4 Amazing Ways To Prevent Bullying At The Primary School


I have just finished reading The Bully, the Bullied, and the Bystander: From Preschool to HighSchool–How Parents and Teachers Can Help Break the Cycle that thoroughly investigates all aspects of the bullying behavior. Ms. Coloroso opened my eyes on the fact that modern society seems to focus only on the bully’s actions instead of the underlying reasons which cause such behavior.

on-postibLibraryAs a responsible primary school teacher, I feel a need to get involved in this situation and break the cycle of violence in my class.

Children who are being bullied experience insecurity and humiliation, which may result in lowering of self-esteem and even suicide. Many young students do not talk about what is happening to them, so you have to indicate their suffering through changes in mood and behaviour.

So what are symptoms indicating that a child is being bullied?

  1. Fear of travelling to and from school alone
  2. Refusal to go to school
  3. Loss of concentration; changes in mood or behaviour
  4. Anxiety or distress, resulting in physical illnesses e.g. stomach aches, nightmares, bedwetting
  5. Bruising, etc

There are many other signs that you have to watch out.

1. What is bullying?

Make sure that students and you share the same understanding of what bullying behaviour is and why bullying is unacceptable. Explain to your students the various types of bullying behaviour.

Department of Education and Training of Western Australia suggests that bullying takes many forms and can include:

  •  Verbal Bullying: The repeated use of words to hurt or humiliate another individual or group.
  • Psychological Bullying: Includes repeated stalking, threats or implied threats, unwanted email or text messaging, abusive websites, threatening gestures, manipulation, emotional blackmail, and threats to an individual’s reputation and sense of safety.
  • Relational Bullying: Usually involves repeatedly ostracizing others by leaving them out or convincing others to exclude or reject another individual or group from their social connections, making up or spreading rumours, and sharing or threatening to share another’s personal information.
  • Physical Bullying: Includes repetitive low level hitting, kicking, pinching, pushing, tripping, “ganging up”, unwanted physical or sexual touching, and damage to personal property.
  • Cyber Bullying: Involves the use of information and communication technologies such as e-mail, text messages, instant messaging, and websites to engage in the bullying of other individuals or groups. This technology provides an alternative means for verbal, relational, and psychological forms of bullying.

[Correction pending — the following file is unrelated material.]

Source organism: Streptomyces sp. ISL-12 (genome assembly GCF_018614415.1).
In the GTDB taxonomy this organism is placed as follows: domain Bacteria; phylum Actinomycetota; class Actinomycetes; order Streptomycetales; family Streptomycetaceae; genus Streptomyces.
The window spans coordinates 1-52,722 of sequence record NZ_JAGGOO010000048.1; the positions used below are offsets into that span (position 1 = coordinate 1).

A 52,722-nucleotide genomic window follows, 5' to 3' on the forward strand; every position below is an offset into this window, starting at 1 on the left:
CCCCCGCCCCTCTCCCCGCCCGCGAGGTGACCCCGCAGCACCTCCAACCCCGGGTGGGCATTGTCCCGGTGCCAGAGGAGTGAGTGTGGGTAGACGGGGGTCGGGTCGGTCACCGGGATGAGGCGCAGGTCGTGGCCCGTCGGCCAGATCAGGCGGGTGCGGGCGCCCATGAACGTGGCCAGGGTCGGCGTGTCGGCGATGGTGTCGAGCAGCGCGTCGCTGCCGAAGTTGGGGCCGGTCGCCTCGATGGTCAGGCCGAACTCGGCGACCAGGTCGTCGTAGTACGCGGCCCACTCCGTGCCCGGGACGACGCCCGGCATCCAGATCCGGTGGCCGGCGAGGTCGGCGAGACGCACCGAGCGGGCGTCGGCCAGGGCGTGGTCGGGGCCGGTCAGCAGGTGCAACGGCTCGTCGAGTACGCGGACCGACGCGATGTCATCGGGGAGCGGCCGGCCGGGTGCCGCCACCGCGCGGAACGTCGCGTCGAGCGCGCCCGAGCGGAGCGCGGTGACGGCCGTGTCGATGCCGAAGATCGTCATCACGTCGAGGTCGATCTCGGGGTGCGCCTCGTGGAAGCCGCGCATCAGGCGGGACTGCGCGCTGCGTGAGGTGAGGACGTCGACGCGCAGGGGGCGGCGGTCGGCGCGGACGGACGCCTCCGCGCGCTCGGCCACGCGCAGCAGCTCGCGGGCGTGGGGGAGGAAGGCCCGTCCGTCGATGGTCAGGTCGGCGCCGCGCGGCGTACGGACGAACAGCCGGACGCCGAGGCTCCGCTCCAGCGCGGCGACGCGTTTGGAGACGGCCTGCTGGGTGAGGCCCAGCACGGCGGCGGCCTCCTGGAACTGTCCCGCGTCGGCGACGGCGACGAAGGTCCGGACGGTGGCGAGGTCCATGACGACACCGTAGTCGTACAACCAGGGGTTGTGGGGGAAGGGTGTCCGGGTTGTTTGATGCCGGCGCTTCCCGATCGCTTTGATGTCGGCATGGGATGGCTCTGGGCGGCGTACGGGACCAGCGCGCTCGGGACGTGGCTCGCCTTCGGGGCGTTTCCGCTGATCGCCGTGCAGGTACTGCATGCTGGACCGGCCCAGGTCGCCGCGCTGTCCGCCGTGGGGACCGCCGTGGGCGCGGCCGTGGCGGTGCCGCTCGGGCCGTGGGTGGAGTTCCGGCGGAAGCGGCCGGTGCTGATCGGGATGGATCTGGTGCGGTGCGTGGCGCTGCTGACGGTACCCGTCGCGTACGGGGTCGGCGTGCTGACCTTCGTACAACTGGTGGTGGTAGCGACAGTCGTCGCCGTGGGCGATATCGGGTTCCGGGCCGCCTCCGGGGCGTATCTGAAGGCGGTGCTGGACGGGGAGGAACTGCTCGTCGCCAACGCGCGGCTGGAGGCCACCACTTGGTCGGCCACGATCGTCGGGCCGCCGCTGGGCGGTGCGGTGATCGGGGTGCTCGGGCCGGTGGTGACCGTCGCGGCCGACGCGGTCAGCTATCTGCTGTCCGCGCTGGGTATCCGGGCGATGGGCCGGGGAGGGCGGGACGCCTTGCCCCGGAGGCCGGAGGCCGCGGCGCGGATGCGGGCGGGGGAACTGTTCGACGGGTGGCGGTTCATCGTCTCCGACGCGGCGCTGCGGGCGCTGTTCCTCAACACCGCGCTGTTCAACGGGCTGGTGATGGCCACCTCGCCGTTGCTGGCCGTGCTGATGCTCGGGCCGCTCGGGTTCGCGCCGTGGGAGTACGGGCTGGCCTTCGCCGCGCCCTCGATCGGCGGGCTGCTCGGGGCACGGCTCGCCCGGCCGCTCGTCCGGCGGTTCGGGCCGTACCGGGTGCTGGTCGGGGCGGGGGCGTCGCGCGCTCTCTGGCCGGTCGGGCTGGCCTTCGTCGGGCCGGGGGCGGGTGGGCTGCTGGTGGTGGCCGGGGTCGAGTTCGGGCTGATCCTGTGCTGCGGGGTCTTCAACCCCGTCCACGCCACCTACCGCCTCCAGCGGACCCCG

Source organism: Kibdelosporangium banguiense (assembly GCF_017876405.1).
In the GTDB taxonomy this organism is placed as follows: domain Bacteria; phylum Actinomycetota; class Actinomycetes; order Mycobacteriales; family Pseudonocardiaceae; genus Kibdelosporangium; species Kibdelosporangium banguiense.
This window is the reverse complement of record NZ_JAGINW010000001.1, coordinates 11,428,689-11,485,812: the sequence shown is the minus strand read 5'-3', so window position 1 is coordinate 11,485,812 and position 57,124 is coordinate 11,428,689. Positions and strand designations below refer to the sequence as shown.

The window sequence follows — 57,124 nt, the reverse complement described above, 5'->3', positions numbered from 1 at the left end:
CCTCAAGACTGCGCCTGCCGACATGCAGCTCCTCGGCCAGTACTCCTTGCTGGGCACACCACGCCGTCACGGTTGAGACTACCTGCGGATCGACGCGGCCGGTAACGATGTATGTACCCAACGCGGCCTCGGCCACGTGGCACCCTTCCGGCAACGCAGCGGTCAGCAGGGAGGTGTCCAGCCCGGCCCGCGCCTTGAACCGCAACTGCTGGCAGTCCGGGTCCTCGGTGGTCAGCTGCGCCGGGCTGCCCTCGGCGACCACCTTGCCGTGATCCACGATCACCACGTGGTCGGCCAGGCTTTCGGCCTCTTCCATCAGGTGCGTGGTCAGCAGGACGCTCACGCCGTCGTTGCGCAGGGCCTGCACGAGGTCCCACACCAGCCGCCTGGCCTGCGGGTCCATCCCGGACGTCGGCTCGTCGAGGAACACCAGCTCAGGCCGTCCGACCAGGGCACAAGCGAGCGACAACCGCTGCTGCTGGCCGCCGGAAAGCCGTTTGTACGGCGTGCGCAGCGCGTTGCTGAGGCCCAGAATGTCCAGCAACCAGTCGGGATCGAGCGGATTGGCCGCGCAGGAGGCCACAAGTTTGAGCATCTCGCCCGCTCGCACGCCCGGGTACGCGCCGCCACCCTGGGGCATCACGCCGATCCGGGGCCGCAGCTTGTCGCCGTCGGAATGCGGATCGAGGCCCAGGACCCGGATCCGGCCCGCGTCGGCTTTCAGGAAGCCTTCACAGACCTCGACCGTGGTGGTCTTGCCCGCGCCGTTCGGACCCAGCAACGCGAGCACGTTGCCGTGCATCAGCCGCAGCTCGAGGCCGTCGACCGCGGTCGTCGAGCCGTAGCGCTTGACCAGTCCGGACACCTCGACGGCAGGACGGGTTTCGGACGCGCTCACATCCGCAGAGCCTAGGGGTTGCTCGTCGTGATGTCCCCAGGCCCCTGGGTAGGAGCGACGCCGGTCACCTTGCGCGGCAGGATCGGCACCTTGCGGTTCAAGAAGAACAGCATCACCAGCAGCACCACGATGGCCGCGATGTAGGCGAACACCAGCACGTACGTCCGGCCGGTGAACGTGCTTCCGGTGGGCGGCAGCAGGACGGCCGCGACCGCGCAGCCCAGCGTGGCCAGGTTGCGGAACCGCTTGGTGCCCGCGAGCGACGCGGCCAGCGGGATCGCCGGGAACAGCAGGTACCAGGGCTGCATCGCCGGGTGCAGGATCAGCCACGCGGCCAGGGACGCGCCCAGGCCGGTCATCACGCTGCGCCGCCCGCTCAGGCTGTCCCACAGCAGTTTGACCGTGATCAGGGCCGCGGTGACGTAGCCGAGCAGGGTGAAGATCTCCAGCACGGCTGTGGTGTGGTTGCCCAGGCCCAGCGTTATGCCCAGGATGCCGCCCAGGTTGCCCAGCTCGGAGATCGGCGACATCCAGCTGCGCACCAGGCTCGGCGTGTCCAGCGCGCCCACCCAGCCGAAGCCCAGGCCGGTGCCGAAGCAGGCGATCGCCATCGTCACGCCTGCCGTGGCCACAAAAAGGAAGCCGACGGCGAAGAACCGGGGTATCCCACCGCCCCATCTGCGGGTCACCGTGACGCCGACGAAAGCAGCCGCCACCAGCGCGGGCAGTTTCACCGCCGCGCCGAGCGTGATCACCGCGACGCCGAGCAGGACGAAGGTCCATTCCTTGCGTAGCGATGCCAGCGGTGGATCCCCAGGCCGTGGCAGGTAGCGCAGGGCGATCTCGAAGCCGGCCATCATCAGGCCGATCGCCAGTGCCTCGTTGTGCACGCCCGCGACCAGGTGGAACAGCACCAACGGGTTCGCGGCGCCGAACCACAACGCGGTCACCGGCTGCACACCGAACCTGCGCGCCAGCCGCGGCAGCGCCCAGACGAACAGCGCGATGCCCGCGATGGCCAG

• Bystanders to Bullying:  Bullying also involves the concept of “bystanders”. A bystander may be someone who sees bullying or knows about it, but he or she is not usually directly involved. Everyone at the school can have a role in supporting those who are being bullied. All members of the whole school community need to be aware of their role in supporting those who are being bullied and their responsibility to discourage bullying behaviours when they observe them.  Any member of the school community can be a bystander and can act successfully to prevent or stop bullying. Sometimes it is difficult to act at the time of the bullying incident, but reporting bullying behaviour is also important. Bystanders are encouraged to report to someone who can help, such as a member of the school staff.

2. Investigation and punishment of Bullying Incidents.

Each Bullying incident must be investigated and punished when needed. Make sure to notify parents and take a no blame approach while acting as facilitator and intermediary between the bully and a victim. If bullying occurs again, apply sanctions, including, but not limited to, assigning extra task, limiting play area, detention.

3. Get other students involved.

Ask the victim to suggest the names of the classmates who he/she feels comfortable with and who would help solve the problem. Form the group and make sure that there is a balance between reliable students and those who has a bad behaviour. Explain to them that there is a problem and that their friend needs help. Don’t discuss specific incidents or blame the other student. Just explain how their friend is feeling.

Make sure to point out that you are not going to punish them, but they have been chosen to help solve the problem. Ask the group to share their ideas on how to help their classmate and pass the responsibility for the problem over the group. Remember, it can’t be forced and is volunteer-based. Thank the group for their support and involvement. Suggest arranging another meeting to follow up how things are going.

Young children will be eager to participate in such activity, as they will feel adult-like and important.

4. Conduct Classroom Activities around Bullying.

Young students will enjoy activities related to anti-bullying. Read a book about bullying to the children and ask them to identify bullying behavior. Discuss the impact of that bullying, why bullying is bad, and how it was/could be resolved. It’s called inquiry-based learning, which has a significant impact on student learning and analysis skills.

You can check the books of Sherill Cannon who specializes on anti-bullying literature for young children. Her books are famous among primary ESL teachers, educators and parents alike.

My favourite is Gimme Jimmy and the Magic Word. You can watch a book review here:



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